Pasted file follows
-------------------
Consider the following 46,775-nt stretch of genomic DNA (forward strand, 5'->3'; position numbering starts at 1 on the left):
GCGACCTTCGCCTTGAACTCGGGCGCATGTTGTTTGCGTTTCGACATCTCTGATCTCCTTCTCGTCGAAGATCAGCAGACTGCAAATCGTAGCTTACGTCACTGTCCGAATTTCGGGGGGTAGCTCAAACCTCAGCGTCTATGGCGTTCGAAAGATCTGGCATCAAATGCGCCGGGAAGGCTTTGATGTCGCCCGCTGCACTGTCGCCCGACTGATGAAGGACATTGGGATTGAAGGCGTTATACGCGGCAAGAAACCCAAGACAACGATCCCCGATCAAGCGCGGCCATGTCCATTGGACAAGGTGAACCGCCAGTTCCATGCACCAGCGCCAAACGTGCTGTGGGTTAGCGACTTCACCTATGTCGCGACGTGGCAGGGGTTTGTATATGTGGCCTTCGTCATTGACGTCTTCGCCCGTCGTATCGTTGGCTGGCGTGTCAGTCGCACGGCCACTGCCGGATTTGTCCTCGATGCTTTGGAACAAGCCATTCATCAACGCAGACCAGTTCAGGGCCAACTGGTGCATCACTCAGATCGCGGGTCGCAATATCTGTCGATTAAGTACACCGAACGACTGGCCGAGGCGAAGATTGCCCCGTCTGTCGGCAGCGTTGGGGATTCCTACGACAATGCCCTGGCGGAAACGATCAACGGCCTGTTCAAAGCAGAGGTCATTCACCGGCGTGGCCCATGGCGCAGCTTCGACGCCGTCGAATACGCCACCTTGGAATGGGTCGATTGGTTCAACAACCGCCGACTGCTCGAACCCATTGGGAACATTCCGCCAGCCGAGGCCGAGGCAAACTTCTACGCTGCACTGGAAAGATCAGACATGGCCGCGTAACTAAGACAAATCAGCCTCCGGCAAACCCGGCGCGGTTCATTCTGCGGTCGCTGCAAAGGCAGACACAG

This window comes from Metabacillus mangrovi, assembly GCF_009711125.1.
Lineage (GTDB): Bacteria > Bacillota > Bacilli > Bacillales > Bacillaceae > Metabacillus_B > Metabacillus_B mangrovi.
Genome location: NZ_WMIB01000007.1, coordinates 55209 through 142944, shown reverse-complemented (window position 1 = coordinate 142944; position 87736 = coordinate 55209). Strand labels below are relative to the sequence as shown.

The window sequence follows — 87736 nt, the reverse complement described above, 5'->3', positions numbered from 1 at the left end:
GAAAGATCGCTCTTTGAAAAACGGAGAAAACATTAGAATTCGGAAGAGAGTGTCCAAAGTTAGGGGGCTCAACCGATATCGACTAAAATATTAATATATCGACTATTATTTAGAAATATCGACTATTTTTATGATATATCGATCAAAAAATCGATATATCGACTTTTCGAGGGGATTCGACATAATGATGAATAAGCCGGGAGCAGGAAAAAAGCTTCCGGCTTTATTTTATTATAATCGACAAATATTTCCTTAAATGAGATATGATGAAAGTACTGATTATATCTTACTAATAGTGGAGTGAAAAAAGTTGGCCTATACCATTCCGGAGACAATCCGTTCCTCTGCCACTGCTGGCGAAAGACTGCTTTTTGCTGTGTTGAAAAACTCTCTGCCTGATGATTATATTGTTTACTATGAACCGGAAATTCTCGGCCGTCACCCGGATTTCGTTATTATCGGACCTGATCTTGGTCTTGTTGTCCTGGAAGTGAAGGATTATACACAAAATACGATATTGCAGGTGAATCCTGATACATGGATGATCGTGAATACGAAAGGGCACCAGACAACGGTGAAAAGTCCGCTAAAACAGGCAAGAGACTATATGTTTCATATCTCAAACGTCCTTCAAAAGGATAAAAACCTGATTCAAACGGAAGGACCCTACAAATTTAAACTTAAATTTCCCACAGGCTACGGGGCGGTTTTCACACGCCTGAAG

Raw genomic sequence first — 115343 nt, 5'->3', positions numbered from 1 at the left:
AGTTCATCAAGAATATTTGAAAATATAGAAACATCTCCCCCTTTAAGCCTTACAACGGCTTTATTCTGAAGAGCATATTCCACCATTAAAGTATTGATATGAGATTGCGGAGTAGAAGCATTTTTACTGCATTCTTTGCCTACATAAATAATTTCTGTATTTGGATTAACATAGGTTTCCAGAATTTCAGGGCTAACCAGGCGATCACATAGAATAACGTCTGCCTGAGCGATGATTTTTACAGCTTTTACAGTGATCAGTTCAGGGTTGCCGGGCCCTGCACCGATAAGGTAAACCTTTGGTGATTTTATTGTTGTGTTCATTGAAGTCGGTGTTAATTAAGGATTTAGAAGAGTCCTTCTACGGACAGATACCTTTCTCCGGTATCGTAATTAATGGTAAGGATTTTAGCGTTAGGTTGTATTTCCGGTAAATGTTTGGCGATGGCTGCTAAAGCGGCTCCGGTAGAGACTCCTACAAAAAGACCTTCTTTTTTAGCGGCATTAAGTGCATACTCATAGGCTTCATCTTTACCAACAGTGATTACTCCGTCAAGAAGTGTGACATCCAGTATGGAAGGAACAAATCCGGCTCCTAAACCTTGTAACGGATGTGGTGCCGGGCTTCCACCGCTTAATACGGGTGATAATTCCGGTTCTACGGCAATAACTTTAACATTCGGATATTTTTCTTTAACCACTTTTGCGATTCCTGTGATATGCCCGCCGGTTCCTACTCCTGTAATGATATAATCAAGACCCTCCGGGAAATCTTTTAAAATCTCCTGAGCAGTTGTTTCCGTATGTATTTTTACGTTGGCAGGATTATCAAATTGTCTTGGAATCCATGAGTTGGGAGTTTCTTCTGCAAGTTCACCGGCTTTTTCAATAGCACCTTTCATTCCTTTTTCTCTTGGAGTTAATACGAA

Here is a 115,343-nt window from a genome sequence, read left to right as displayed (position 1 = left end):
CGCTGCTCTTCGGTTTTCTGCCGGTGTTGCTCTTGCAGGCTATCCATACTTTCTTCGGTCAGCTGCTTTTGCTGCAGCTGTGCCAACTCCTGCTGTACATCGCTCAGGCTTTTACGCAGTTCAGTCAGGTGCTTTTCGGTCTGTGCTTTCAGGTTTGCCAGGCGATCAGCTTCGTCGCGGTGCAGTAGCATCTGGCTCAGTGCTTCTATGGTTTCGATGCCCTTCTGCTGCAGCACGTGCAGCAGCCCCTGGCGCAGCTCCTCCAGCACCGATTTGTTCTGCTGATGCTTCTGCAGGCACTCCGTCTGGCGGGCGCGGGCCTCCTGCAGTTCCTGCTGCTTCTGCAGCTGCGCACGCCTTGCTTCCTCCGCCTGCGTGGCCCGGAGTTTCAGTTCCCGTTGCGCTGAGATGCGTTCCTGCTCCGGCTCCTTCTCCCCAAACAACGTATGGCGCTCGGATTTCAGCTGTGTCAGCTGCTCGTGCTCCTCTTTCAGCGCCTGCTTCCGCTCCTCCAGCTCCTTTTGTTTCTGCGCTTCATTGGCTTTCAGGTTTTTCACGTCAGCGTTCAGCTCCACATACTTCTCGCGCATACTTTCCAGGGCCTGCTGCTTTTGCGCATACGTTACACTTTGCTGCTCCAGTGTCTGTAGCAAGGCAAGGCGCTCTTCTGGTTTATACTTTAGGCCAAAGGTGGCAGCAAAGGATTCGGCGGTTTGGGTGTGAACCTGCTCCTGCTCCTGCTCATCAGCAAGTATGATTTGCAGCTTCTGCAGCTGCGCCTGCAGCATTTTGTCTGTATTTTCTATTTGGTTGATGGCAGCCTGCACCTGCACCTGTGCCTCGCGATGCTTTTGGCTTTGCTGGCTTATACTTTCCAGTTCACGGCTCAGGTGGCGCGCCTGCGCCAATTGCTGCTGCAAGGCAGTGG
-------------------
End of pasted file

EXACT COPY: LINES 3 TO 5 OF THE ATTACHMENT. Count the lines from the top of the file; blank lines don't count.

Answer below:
This window comes from Metabacillus mangrovi, assembly GCF_009711125.1.
Lineage (GTDB): Bacteria > Bacillota > Bacilli > Bacillales > Bacillaceae > Metabacillus_B > Metabacillus_B mangrovi.
Genome location: NZ_WMIB01000007.1, coordinates 55209 through 142944, shown reverse-complemented (window position 1 = coordinate 142944; position 87736 = coordinate 55209). Strand labels below are relative to the sequence as shown.